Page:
Robert Cook, president of the well-known B. E. Jones Company, of Brockton, Mass., has devoted himself during his entire life to a study of the dry goods business, beginning as a boy in his native Scotland, and never deviating from his chosen work until now, in the prime of life, he stands, through his own industry, integrity and ability, as president of a concern of vast proportions. Mr. Cook was born Oct. 14, 1857, in East Lothian, Scotland, son of Alexander and Jane (Hunter) Cook, and great-grandson of William Cook, who was born in England and removed to Scotland, there passing the remainder of his life. He was a farmer, as was also Mr. Cook’s father.

Mr. Cook received a good education, last attending the Dollar Academy, after which he acted as pupil teacher in the British public schools. When fourteen years of age he left home to learn the dry goods business, at which he served an apprenticeship of four years with Thomas Menzies & Co., of King street, Stirling, Scotland, during that time familiarizing himself with the various departments of the business, including dressmaking and the cashier’s work. He remained one year longer, as clerk, and then entered the employ of James Spence & Co., dry goods merchants, at Dundee, for whom he clerked some four years. He was next engaged as buyer of shawls, furs, lace curtains, etc., for Frazier Sons & Co., who were located on Buchanan street, Glasgow, and while thus employed received a flattering offer from Shepard, Norwell & Co., of Boston, Mass., to take charge of their silk and velvet department. It was an advantageous proposition, for he received trailing expenses, as well as salary, and he took the position, continuing with that firm for three years. In 1884 he resigned this position to take charge of the retail dry goods store of Bradford E. Jones, in Brockton, Mass., with which he has ever since been connected. In 1888 he became Mr. Jones’s partner, the firm name becoming B. E. Jones & Co., and from that time to the present the remarkable growth and progress of the concern have been due largely to his ability and foresight. In 1901 the business was incorporated under the laws of Massachusetts as the B. E. Jones Company with a capital stock of $80,000. The officers are: Robert Cook, president; Bradford E. Jones, treasurer; and the latter’s son, Stephen Rosseter Jones, of Boston, secretary. This store, known as the “Sunlight Store,” has a floor space of 20,000 square feet, and gives employment to 125 salespeople. A complete line of dry goods, notions, etc., is carried, making it one of the largest and most up-to-date department stores in southeastern Massachusetts, such as would be expected of a modern, enterprising and progressive company of adequate capital and business ability, doing business in a trade center of over 100,000 people. It was the first in the city to become a “union store.” The phenomenal growth of the trade has been brought about by methods which have gained the approval of patrons and contemporary merchants alike, by intelligent application of business laws and by the most untiring attention to details, however unimportant they might seem in themselves. Mr. Cook’s comprehensive knowledge of the trade, gained in years of varied experience, has stood him in good stead and has proved the worth of the thoroughness which many young men of the present day undervalue.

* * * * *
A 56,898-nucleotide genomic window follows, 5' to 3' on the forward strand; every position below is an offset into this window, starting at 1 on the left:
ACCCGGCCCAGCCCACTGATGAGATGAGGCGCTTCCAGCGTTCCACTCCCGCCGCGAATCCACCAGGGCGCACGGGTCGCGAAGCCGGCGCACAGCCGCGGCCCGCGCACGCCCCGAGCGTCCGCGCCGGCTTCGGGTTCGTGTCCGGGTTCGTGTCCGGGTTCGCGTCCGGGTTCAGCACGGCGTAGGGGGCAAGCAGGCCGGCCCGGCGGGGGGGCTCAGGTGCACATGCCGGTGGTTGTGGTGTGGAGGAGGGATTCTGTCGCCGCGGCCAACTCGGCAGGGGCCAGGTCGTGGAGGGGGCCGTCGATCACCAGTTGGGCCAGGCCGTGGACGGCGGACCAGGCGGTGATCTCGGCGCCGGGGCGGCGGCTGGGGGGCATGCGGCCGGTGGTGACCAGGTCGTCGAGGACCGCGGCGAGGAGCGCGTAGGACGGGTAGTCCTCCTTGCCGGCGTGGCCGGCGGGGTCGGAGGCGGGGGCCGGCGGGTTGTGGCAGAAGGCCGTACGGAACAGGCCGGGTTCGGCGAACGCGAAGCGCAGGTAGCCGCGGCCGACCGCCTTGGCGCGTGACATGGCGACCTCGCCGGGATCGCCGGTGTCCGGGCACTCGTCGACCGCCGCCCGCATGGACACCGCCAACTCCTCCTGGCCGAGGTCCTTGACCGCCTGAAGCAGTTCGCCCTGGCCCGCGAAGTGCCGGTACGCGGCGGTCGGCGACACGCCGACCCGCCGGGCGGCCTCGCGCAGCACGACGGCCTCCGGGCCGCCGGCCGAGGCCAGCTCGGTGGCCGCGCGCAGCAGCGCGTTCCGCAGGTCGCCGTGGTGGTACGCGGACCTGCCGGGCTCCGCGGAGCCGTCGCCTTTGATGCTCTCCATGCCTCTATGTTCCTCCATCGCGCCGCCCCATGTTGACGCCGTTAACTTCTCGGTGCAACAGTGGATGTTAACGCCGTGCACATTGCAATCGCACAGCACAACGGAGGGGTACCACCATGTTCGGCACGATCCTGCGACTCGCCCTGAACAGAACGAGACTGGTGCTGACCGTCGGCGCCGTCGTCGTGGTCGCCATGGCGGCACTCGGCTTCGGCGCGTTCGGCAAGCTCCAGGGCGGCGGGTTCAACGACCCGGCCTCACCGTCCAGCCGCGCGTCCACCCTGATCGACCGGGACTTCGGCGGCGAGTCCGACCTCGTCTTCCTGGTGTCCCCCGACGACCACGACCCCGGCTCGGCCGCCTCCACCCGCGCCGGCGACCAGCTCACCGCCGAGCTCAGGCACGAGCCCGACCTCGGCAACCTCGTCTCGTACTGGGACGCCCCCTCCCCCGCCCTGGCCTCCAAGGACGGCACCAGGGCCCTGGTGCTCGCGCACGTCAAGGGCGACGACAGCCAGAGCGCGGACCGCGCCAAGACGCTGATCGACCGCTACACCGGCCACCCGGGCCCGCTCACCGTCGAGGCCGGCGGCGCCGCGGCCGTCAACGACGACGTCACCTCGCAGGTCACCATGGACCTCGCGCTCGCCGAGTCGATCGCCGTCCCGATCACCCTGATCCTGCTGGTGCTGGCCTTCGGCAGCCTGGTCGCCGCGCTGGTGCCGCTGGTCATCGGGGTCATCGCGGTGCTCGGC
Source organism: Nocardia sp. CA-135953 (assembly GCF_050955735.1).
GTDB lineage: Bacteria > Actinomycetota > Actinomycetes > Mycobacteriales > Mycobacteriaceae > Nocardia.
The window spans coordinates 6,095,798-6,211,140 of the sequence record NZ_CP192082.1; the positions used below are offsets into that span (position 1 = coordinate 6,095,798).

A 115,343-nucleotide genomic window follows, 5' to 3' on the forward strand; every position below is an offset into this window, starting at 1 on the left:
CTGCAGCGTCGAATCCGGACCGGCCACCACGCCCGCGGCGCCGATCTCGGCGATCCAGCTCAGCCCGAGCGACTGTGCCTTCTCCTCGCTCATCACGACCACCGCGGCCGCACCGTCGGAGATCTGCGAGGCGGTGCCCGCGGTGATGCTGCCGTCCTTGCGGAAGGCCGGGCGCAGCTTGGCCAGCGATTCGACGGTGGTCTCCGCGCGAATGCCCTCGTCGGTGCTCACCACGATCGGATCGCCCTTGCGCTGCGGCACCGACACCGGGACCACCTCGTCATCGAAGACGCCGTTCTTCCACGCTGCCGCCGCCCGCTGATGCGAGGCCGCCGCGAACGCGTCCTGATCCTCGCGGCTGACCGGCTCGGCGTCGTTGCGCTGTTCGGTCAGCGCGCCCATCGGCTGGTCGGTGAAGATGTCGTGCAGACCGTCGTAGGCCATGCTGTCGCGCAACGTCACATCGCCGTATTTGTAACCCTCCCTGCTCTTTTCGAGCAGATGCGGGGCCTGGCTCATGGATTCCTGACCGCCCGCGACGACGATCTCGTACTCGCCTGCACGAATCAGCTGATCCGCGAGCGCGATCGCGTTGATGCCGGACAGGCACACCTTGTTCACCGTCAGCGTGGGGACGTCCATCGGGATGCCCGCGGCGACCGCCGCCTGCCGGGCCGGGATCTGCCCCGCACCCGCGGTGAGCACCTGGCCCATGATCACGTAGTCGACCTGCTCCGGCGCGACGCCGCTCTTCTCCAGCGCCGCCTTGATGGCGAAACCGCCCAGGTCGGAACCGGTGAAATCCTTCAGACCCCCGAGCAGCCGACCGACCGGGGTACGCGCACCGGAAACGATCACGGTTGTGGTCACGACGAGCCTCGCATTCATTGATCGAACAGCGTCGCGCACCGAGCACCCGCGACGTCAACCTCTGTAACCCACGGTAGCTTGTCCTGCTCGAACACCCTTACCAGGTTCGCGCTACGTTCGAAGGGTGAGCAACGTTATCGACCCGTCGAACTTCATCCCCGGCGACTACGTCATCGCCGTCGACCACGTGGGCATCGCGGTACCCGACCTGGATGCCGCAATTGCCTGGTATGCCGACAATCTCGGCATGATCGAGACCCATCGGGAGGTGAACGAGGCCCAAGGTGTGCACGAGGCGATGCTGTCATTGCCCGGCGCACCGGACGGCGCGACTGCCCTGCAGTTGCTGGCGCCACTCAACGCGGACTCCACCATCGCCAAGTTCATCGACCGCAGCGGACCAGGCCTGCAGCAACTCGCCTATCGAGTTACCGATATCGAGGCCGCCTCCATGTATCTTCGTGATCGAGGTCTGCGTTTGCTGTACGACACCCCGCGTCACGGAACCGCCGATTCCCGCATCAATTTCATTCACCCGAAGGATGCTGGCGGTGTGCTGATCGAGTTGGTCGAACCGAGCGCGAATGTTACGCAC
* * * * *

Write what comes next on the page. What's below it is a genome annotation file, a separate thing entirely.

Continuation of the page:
In 1881 Mr. Cook married Lizzie Rapp, daughter of William Rapp, of Brockton. She died in June, 1891, leaving three children, namely:

  1. William Rapp Cook
  2. Lillian Winnif Rapp Cook
  3. Lizzie Rapp Cook

On March 23, 1893, Mr. Cook married (second) Helene Constance Krauze, who was born in England, and by this union there are four children

  1. Robert Alexander Cook
  2. Marguerite Cook
  3. Horatio Cook
  4. Adelaide Beatrica Cook

Mr. Cook has always taken an active interest in religious matters. While in Dundee, Scotland, he acted as assistant superintendent of Free St. Paul’s Sunday school and was musical director of the Young Men’s Christian Association in that city. While in Glasgow he was superintendent of Free St. Peter’s Sunday school. While in Stirling, Dundee and Glasgow he was also active in the Foundry Boys Society, work from which sprang the Boys’ Brigade movement, being associated in this work with the well known Prof. Henry Drummond, the originator of this work. After coming to Brockton Mr. Cook served six years as superintendent of the Sunday school of the First Congregational Church, and also served some time as treasurer of the parish. At one time he was a member of the First Presbyterian Church, of Brockton, of which he was elder. Here, as in his native land, he has taken an effective part in the work of the Young Men’s Christian Association, of which he was president for some time. Fraternally he is a member of Paul Revere Lodge, A. F. & A. M.; Satucket Chapter, R. A. M.; Brockton Council, R. & S. M.; Bay State Commandery, K. T., of Brockton; and Aleppo Temple, A. A. O. N. M. S., of Boston. He is also a member of the New England Dry Goods Association, of Boston, of which he has served as trustee; and of the Merchants Association, of Brockton. In politics he is a Republican, and is interested in public affairs to the extent of being a progressive, public-spirited citizen, but he has never had any ambition to fill public office.